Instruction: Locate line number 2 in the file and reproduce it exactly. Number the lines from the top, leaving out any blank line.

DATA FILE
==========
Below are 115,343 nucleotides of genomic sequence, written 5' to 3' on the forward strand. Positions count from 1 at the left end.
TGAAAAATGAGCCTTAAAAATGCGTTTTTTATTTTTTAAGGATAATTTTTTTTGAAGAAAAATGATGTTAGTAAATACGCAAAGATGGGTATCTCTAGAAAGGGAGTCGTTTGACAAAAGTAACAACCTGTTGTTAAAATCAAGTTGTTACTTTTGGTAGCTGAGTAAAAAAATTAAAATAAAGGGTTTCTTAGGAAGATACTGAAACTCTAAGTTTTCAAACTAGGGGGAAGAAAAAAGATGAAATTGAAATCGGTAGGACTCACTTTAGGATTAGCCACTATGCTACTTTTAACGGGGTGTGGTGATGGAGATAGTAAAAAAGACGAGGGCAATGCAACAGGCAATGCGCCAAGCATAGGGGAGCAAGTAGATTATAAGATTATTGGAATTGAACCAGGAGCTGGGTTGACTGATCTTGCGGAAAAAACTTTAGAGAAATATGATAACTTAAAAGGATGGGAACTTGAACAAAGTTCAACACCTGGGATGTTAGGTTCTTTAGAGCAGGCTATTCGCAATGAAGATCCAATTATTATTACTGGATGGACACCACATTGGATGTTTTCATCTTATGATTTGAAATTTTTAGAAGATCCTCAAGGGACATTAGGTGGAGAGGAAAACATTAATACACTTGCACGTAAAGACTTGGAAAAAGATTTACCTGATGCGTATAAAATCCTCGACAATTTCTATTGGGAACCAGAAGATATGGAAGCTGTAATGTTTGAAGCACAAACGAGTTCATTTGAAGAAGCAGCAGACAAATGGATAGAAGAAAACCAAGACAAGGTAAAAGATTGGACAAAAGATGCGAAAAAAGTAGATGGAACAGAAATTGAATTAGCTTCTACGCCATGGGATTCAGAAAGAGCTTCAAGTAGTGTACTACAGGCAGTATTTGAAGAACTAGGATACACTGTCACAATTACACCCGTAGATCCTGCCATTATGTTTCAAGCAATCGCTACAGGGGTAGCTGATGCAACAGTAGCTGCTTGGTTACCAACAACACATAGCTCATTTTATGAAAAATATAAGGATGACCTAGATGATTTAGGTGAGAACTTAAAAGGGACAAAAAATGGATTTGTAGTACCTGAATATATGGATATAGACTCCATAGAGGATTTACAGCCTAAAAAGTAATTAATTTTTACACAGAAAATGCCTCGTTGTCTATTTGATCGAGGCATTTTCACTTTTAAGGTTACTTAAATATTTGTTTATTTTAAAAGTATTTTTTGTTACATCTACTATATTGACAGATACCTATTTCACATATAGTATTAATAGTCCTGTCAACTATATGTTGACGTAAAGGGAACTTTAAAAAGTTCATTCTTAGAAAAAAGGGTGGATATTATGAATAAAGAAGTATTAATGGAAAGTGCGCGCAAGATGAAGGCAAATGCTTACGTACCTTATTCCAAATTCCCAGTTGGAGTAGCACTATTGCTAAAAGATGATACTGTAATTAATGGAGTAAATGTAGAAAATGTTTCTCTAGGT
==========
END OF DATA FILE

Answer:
TGAAAAATGAGCCTTAAAAATGCGTTTTTTATTTTTTAAGGATAATTTTTTTTGAAGAAAAATGATGTTAGTAAATACGCAAAGATGGGTATCTCTAGAAAGGGAGTCGTTTGACAAAAGTAACAACCTGTTGTTAAAATCAAGTTGTTACTTTTGGTAGCTGAGTAAAAAAATTAAAATAAAGGGTTTCTTAGGAAGATACTGAAACTCTAAGTTTTCAAACTAGGGGGAAGAAAAAAGATGAAATTGAAATCGGTAGGACTCACTTTAGGATTAGCCACTATGCTACTTTTAACGGGGTGTGGTGATGGAGATAGTAAAAAAGACGAGGGCAATGCAACAGGCAATGCGCCAAGCATAGGGGAGCAAGTAGATTATAAGATTATTGGAATTGAACCAGGAGCTGGGTTGACTGATCTTGCGGAAAAAACTTTAGAGAAATATGATAACTTAAAAGGATGGGAACTTGAACAAAGTTCAACACCTGGGATGTTAGGTTCTTTAGAGCAGGCTATTCGCAATGAAGATCCAATTATTATTACTGGATGGACACCACATTGGATGTTTTCATCTTATGATTTGAAATTTTTAGAAGATCCTCAAGGGACATTAGGTGGAGAGGAAAACATTAATACACTTGCACGTAAAGACTTGGAAAAAGATTTACCTGATGCGTATAAAATCCTCGACAATTTCTATTGGGAACCAGAAGATATGGAAGCTGTAATGTTTGAAGCACAAACGAGTTCATTTGAAGAAGCAGCAGACAAATGGATAGAAGAAAACCAAGACAAGGTAAAAGATTGGACAAAAGATGCGAAAAAAGTAGATGGAACAGAAATTGAATTAGCTTCTACGCCATGGGATTCAGAAAGAGCTTCAAGTAGTGTACTACAGGCAGTATTTGAAGAACTAGGATACACTGTCACAATTACACCCGTAGATCCTGCCATTATGTTTCAAGCAATCGCTACAGGGGTAGCTGATGCAACAGTAGCTGCTTGGTTACCAACAACACATAGCTCATTTTATGAAAAATATAAGGATGACCTAGATGATTTAGGTGAGAACTTAAAAGGGACAAAAAATGGATTTGTAGTACCTGAATATATGGATATAGACTCCATAGAGGATTTACAGCCTAAAAAGTAATTAATTTTTACACAGAAAATGCCTCGTTGTCTATTTGATCGAGGCATTTTCACTTTTAAGGTTACTTAAATATTTGTTTATTTTAAAAGTATTTTTTGTTACATCTACTATATTGACAGATACCTATTTCACATATAGTATTAATAGTCCTGTCAACTATATGTTGACGTAAAGGGAACTTTAAAAAGTTCATTCTTAGAAAAAAGGGTGGATATTATGAATAAAGAAGTATTAATGGAAAGTGCGCGCAAGATGAAGGCAAATGCTTACGTACCTTATTCCAAATTCCCAGTTGGAGTAGCACTATTGCTAAAAGATGATACTGTAATTAATGGAGTAAATGTAGAAAATGTTTCTCTAGGT